The Initial Strategy provides the first global climate framework for the shipping sector and will support Paris Agreement targets.

By Paul Davies, Janice Schneider, and Eun-Kyung Lee


In April 2018, the Marine Environmental Protection Committee of the International Maritime Organization (IMO) adopted an initial strategy to reduce greenhouse gas (GHG) emissions in international shipping (Initial Strategy). The IMO is a United Nations agency with responsibility for the safety and security of shipping and the prevention of marine pollution from ships. The Initial Strategy represents the first global climate framework for shipping. In tangible terms, IMO aims to reduce the total annual GHG emissions by at least 50% by 2050 compared to 2008 levels, while simultaneously planning to phase GHG emissions out entirely.

Initial Strategy aims and measures

The Initial Strategy consists of (i) a framework for Member States outlining guidelines for the international shipping industry in the future and (ii) short- mid- or long-term measures to reduce GHG emissions. For this purpose, the Initial Strategy determines several “levels of ambition” for the international shipping sector. Levels of ambition directing the Initial Strategy are as follows:

  • Carbon intensity of ships to decline through implementing further phases of the energy efficiency design index (EEDI) for new ships
  • Carbon intensity of international shipping to decline — including reducing CO2 emissions per transport work, as an average across international shipping, by at least 40% by 2030, pursuing efforts towards 70% by 2050, compared to 2008
  • GHG emissions from international shipping to peak and decline

Moreover, the Initial Strategy identifies measures that could indirectly support the GHG reduction efforts, including:

  • Supporting the development and update of national action plans
  • Encouraging ports to facilitate GHG reductions from shipping
  • Establishing an International Maritime Research Board to initiate and coordinate R&D activities
  • Pursuing zero-carbon or fossil-free fuels for the shipping sector and developing robust lifecycle GHG / carbon intensity guidelines for alternative fuels
  • Undertaking additional GHG emission studies to inform policy decisions
  • Encouraging technical cooperation and capacity-building activities

The Initial Strategy strives to support the efforts of the Paris Agreement by limiting global temperature increase well below 2°C. An IMO intersessional working group is planned for later this year, focused on developing an implementation plan for short-term measures. The Initial Strategy in its entirety is due to be revised by 2023.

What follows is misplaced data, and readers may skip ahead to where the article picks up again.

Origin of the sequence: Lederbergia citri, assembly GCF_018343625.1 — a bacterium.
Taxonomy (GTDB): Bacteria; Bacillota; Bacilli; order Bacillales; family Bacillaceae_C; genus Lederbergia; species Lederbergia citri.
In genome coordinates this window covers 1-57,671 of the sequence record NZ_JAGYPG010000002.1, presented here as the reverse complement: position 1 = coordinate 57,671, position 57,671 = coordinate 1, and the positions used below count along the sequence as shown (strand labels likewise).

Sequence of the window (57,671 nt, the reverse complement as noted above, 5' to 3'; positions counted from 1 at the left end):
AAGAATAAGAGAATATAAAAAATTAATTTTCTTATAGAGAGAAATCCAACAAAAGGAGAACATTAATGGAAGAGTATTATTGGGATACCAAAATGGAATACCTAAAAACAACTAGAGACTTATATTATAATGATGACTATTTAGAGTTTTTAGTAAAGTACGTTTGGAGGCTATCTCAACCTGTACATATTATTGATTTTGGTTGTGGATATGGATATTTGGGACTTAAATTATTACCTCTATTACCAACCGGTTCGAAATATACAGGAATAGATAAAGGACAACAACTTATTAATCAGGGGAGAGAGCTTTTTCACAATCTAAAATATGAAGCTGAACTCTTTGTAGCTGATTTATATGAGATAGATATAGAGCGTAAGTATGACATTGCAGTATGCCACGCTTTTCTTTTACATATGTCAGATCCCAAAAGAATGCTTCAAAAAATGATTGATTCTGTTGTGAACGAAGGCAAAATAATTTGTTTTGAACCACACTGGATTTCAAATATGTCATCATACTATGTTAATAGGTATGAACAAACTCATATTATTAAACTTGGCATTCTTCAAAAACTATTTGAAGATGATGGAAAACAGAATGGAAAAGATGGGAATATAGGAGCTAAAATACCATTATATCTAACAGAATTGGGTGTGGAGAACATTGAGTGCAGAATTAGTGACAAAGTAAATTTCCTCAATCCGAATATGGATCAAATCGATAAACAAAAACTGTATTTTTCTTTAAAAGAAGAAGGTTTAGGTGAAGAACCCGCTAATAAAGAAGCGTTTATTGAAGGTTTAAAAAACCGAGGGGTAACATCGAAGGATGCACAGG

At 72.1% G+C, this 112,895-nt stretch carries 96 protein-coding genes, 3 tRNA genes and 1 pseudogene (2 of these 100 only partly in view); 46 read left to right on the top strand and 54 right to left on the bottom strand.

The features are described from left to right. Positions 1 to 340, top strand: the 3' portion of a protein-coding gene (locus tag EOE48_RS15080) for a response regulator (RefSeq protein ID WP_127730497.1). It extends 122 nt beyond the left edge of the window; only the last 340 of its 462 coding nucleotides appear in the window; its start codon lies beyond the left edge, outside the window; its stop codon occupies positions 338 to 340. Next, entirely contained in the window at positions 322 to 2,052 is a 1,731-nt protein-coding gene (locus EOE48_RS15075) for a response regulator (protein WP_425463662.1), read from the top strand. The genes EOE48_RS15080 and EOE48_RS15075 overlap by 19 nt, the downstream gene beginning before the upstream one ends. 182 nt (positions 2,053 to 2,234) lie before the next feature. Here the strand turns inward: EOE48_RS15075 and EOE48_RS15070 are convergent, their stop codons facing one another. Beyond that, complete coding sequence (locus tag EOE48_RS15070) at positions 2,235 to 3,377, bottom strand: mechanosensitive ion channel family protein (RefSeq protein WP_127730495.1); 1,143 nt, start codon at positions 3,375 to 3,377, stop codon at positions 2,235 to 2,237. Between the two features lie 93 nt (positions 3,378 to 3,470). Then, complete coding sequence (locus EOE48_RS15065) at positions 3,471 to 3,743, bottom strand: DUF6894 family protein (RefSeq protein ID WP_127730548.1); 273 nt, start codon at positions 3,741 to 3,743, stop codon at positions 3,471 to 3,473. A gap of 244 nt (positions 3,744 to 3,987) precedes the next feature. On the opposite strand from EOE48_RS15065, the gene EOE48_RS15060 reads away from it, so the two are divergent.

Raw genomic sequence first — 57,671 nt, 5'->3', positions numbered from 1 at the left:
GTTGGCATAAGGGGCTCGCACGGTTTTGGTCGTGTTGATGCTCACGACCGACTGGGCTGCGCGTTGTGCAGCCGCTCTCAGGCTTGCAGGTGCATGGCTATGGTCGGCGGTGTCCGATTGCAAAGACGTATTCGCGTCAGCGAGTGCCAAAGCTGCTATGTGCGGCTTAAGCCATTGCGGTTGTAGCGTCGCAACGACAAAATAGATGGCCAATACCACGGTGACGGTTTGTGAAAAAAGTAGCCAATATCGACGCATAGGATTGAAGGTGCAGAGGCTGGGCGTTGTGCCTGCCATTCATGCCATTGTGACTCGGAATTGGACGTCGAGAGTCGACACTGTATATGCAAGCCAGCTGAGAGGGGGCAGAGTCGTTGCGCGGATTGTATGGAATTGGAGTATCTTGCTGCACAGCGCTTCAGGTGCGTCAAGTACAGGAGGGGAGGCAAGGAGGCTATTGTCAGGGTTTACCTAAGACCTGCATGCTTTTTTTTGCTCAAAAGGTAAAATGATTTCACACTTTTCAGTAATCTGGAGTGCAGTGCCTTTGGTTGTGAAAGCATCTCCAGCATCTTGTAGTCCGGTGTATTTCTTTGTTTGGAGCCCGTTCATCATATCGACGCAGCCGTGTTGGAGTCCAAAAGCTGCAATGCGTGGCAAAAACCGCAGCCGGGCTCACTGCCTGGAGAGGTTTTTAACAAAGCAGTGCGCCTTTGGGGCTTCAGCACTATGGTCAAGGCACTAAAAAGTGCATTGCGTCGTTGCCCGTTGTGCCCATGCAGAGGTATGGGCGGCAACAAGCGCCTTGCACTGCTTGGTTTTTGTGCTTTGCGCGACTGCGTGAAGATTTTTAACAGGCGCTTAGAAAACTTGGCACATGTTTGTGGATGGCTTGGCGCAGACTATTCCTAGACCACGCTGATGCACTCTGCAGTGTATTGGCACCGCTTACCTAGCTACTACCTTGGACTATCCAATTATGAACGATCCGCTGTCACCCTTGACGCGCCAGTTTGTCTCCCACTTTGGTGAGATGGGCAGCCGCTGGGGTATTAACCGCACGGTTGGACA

The European Union agreed on a higher level of ambition in terms of emission reduction objectives for the shipping sector, namely 70-100% by 2050 compared to 2008 levels. However, the European Commissioners Bulc and Arias Cañete still see IMO’s strategy “as a good starting point that will allow for further review and improvements over time.” The Commissioners add that “for this Initial Strategy to succeed, it is now crucial that effective reduction measures are swiftly adopted and put in place before 2023.” The EU and its Member States have a strong preference for an IMO-lead global approach as this will likely be the most effective strategy.

Lessons from the aviation sector

Similar to the developments in the aviation sector in 2012, the shipping sector could ultimately be integrated into the European or even a global emissions trading system in the future. The implementation of a monitoring, reporting, and verification system obliging ship operators to track their CO2 emissions — effective as of 1 January 2018 on the European level (Regulation (EU) 2015/757) — indicates a first step towards the aviation sector’s route prior to the inclusion of aviation activities in the EU ETS (Directive 2008/101/EC). This would at least affect all internal European shipping and could be extended to all ships either originating from or terminating at European harbors. In the aviation sector, the European efforts eventually urged the International Civil Aviation Organization to adopt a global approach through the Carbon Offsetting and Reduction Scheme for International Aviation (CORSIA) — which will be operational in 2021. Latham will continue to monitor the progress of any regulatory developments and specific (short- and long-term) measures in the shipping sector.